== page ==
Clerks to Implement Controversial New Law Aimed at Spurring Young Voters
Now that a program meant to stimulate more college-age voting has become law, one county clerk who spoke out against the bill has to figure out how to implement it.
Mark Shelden in Champaign County and some other clerks complained that the measure would be a financial hardship on counties. One of three voting bills signed by Governor Quinn over the weekend requires early voting sites to be set up on college campuses before each election.
Shelden says he has yet to choose a location on the University of Illinois' Urbana campus for such a center, but he says it will not be the centrally-located Illini Union, where active campaigh goes on during election season.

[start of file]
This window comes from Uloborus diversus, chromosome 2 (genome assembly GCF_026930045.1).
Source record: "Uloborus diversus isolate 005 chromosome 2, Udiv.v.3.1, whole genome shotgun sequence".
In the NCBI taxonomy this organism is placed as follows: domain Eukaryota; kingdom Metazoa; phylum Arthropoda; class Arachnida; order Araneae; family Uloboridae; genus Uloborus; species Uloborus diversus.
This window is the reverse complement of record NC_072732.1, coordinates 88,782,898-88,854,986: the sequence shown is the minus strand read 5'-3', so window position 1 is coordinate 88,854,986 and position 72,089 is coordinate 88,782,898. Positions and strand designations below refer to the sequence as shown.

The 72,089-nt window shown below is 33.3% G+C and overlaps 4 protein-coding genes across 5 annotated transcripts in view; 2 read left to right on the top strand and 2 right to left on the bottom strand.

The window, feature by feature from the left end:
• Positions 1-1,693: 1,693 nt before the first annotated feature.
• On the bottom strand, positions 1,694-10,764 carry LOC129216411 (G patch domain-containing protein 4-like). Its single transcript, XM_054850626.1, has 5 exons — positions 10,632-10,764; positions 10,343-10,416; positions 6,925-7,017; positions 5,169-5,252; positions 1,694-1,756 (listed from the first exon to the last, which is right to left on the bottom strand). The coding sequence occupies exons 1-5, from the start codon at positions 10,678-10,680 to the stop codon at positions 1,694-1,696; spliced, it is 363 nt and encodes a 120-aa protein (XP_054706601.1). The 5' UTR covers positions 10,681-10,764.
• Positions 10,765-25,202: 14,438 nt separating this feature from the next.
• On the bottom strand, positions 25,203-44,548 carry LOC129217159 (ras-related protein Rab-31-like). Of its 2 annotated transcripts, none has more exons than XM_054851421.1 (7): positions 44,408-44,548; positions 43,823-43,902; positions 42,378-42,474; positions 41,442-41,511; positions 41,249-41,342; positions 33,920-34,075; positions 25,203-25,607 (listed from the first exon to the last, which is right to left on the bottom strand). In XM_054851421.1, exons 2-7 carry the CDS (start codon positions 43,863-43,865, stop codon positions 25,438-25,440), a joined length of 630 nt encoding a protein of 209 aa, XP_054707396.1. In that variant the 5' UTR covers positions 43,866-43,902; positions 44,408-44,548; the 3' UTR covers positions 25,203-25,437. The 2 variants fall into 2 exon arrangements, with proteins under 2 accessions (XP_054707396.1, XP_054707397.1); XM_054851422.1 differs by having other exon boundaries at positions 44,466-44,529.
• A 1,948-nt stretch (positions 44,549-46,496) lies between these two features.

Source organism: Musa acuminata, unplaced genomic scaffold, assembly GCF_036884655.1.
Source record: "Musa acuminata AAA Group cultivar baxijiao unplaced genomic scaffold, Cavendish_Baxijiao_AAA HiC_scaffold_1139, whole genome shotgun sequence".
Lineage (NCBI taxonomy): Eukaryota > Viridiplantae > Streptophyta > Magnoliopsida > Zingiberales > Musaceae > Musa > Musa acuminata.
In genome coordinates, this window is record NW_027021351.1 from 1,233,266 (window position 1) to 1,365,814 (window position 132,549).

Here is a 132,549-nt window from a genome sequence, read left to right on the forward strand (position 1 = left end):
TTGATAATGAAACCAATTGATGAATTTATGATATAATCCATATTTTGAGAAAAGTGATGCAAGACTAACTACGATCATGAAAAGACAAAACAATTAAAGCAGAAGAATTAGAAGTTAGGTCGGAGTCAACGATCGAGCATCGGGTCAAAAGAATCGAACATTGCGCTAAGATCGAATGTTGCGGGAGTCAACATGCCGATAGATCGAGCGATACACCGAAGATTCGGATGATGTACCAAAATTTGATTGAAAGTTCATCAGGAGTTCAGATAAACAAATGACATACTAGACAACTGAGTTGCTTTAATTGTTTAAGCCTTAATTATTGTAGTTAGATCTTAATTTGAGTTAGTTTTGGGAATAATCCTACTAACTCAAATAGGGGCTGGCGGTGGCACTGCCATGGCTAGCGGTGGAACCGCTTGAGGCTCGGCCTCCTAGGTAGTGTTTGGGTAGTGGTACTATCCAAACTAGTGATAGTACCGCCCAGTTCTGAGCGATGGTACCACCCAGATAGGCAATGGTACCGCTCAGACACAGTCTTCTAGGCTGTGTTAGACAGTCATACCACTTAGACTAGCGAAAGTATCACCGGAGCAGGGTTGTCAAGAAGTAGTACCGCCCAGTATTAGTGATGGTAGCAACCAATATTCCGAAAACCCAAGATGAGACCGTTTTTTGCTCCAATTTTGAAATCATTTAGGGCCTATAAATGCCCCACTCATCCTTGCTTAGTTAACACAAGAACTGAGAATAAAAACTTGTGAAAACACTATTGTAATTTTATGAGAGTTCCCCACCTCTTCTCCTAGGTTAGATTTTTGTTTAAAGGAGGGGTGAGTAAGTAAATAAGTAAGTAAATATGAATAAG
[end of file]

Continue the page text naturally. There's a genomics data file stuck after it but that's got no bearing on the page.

"Our polling place where we do early voting cannot be a hub of political speech -- it has to be a campaign free zone," said Shelden. "And so we'll be looking for a location that may be comparable to that in terms of traffic, but where we're able to regulate the speech activities during the 23-day period that we'll be conducting early voting." By law, campaigning is restricted around all polling sites, whether on Election Day or in early voting.
Supporters of the new law say the college early voting center will be available to all voters, not just students - opponents such as Shelden have said the centers would discriminate against voters in outlying areas by giving students easier access.